Com­mu­nity re­mains di­vided

Valley Journal Advertiser - - FRONT PAGE -

de­lay,” — would de­ter­mine the best site from an eco­nomic de­vel­op­ment point of view.

“All of a sud­den we have to have a study on this, and I don’t get that, but I guess that’s how pol­i­tics go. It’s too bad,” she said, but added that en­sur­ing tax­payer’s dol­lars are sent wisely is a pri­or­ity.

Whether coun­cil would con­sider re-ne­go­ti­at­ing its ice con­tract with the Hants Ex­hi­bi­tion Arena hasn’t been dis­cussed, she said, but couldn’t imag­ine that date chang­ing.

“Coun­cil was out of the rink busi­ness, if I un­der­stand that cor­rectly from the for­mer mo­tion,” she said. “This new fa­cil­ity is not a rink, it’s a hockey heritage cen­tre that hap­pens to have a rink.”

But what if the new hockey heritage cen­tre, which in­cludes a rink, isn’t built in time for the 2018-2019 ice sea­son?

“It’s hap­pened be­fore. Peo­ple look­ing for ice time were di­verted to Sackville, Bed­ford, Kentville, wher­ever. Peo­ple have made ar­range­ments. It’s not a good op­tion but it cer­tainly is out there,” she said. House,” she said. “One of the top is­sues dur­ing the last cam­paign was to re­vi­tal­ize down­town Wind­sor and I can tell you for decades I’ve heard, ‘ you need to bring peo­ple down­town.’ This is it. This is an eco­nomic gen­er­a­tor be­cause it would draw peo­ple here.”

Build­ing the heritage arena at the Hants County Ex­hi­bi­tion grounds wouldn’t ben­e­fit Wind­sor’s down­town core, she added.

“If (this) fa­cil­ity is once again on a fringe de­vel­op­ment area, that’s sta­tus quo, it doesn’t change a thing for the down­town,” she said. “It’s worse, as a mat­ter of fact, be­cause it’ll take the Hockey Heritage Mu­seum with them. If they do that, then we don’t even have peo­ple com­ing to see the mu­seum down­town.”

The Hants County Ex­hi­bi­tion Grounds is lo­cated within the Town of Wind­sor lim­its.

The agri­cul­tural so­ci­ety’s pro­posed build­ing a new heritage arena and po­ten­tially in­cor­po­rat­ing ex­ist­ing build­ings on its prop­erty for $9 million, split be­tween the three lev­els of govern­ment – about $3 million less than the Long Pond pro­posal.

“It’s big­ger than sav­ing money, which I don’t nec­es­sar­ily be­lieve by the way. It’s a much big­ger pic­ture,” Allen said. “We need that foot traf­fic through down­town, we have a trail that could bring peo­ple right up through a nice lit­tle walk, by the Hal­ibur­ton prop­erty. This means so much to the town. The lo­ca­tion of that fa­cil­ity has to be down­town.”

She said if ev­ery­one can come to­gether, King’s-Edge­hill School may want to part­ner on the project again.

Allen said the nec­es­sary in­fra­struc­ture up­grades, if the fa­cil­ity is built at Long Pond, wouldn’t be­come a ma­jor bur­den on the town.

“We do have un­der­ground in­fra­struc­ture in place, it has to be ex­panded some, but it doesn’t have to be re­placed,” she said. “King’s-Edge­hill have of­fered two en­trances, and there will be cost to up­grad­ing those two roads. Col­lege Road, for the Town of Wind­sor, has been on the list for up­grades for a long time. There is a plan in place for that, but that has noth­ing to do with this fa­cil­ity, so that cost is not as­so­ci­ated with this.”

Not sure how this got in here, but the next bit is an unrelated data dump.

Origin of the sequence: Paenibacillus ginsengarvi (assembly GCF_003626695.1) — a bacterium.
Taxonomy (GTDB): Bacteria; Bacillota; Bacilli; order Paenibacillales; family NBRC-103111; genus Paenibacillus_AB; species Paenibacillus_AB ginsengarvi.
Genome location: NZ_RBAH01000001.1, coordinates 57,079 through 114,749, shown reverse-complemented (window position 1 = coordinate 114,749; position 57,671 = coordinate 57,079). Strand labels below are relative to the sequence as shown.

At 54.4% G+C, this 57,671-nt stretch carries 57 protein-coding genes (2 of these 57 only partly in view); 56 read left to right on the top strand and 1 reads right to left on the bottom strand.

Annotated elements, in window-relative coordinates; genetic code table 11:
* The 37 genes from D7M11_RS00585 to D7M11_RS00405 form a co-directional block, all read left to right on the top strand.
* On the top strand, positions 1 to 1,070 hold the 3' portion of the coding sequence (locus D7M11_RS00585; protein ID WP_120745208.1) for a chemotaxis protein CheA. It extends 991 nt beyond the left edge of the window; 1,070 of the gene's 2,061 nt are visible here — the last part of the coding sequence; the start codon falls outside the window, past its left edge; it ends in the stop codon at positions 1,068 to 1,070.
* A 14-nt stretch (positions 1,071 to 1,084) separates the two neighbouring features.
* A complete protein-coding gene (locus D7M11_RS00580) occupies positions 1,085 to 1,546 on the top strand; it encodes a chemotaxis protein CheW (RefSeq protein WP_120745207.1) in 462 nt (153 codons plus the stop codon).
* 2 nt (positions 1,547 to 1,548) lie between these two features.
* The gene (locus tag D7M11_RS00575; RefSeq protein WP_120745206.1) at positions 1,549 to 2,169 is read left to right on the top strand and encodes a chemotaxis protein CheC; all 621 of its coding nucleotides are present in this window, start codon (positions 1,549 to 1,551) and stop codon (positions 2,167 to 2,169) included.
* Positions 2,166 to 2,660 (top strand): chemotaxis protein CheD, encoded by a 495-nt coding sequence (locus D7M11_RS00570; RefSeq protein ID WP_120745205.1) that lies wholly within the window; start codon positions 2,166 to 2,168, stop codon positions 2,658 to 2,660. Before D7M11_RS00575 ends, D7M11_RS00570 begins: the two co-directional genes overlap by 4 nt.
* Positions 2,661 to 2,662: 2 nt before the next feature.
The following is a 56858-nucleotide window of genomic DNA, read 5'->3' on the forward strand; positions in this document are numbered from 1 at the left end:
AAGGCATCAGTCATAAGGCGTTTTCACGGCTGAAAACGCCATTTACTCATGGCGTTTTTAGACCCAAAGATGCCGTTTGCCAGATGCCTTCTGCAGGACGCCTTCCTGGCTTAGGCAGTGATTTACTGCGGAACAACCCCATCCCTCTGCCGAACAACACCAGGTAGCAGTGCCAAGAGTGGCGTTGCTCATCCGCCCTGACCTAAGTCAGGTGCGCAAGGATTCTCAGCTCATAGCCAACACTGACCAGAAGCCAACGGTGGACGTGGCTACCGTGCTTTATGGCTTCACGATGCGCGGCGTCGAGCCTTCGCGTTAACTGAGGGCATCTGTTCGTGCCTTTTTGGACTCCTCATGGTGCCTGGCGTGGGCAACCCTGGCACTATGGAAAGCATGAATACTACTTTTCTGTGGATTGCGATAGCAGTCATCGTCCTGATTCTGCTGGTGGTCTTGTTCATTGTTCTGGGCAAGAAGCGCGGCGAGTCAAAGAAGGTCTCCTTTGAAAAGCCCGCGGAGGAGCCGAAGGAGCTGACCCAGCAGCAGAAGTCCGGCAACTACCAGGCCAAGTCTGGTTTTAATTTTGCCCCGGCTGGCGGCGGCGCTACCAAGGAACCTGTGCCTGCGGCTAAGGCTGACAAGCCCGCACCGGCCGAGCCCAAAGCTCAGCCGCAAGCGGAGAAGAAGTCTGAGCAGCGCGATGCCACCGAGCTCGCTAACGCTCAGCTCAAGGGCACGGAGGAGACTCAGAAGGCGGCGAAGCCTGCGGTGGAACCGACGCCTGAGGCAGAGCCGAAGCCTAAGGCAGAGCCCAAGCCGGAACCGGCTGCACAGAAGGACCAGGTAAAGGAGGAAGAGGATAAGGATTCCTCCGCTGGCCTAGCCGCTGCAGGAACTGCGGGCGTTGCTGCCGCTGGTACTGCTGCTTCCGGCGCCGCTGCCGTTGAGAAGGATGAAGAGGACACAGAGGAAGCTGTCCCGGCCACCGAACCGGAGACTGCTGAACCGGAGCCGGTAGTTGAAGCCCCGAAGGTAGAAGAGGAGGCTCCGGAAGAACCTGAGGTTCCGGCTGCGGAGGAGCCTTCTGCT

Allen ac­knowl­edged that the project has be­come a heated de­bate in the com­mu­nity, say­ing “it’s brought a dark cloud” over the town.

“We haven’t had a project this large in decades. We haven’t had any­thing great hap­pen in this com­mu­nity in a long time. It’s been ex­tremely dif­fi­cult to move for­ward on some­thing like this when the com­mu­nity is di­vided.”

Allen is try­ing to look 50 years ahead.

“As elected of­fi­cials, we are try­ing to do the best for our com­mu­nity, and that’s what we’re try­ing to do,” she said. “When you have oth­ers that think dif­fer­ently, who aren’t elected, then it re­ally throws a wrench in the process.” King’s-Edge­hill School, con­firmed dur­ing an in­ter­view that their with­drawal of sup­port in­cludes the $1 million con­tri­bu­tion to­wards the project.

Sea­gram also said the with­drawal in­cludes use of KES ac­cess roads, grounds and prop­erty, at least for the time be­ing.

“We’re with­draw­ing any kind of sup­port at this point in time,” Sea­gram said. “We’re just step­ping away. We don’t want any­one to ever again mis­con­strue this as a King’s-Edge­hill School project... It is a com­mu­nity based project.”

Un­til the study was done and the lo­ca­tion of the heritage cen­tre de­ter­mined, he couldn’t spec­u­late if the school would re-join the ini­tia­tive.

“I sus­pect that once there is a vi­sion, a project, one in which the busi­nesses of this com­mu­nity and the cit­i­zens can gal­va­nize, then of course we’ll do what we can,” he added.

Sea­gram hasn’t seen the Wind­sor Agri­cul­tural So­ci­ety pro­posal, but said if it would only re­quire fund­ing from the three lev­els of govern­ment, a di­rect fi­nan­cial con­tri­bu­tion from KES wouldn’t be needed.

“We would be ten­ants, just like mi­nor hockey or Avon View (High School) or any other or­ga­ni­za­tion,” he said. “It would be our home and I’m sure it would be gor­geous, just like the Brook­lyn arena is gor­geous.”

Sea­gram said KES wouldn’t con­sider build­ing its own arena ex­clu­sively for its stu­dents if an­other arena is built in town.

Newspapers in English

Newspapers from Canada

© PressReader. All rights reserved.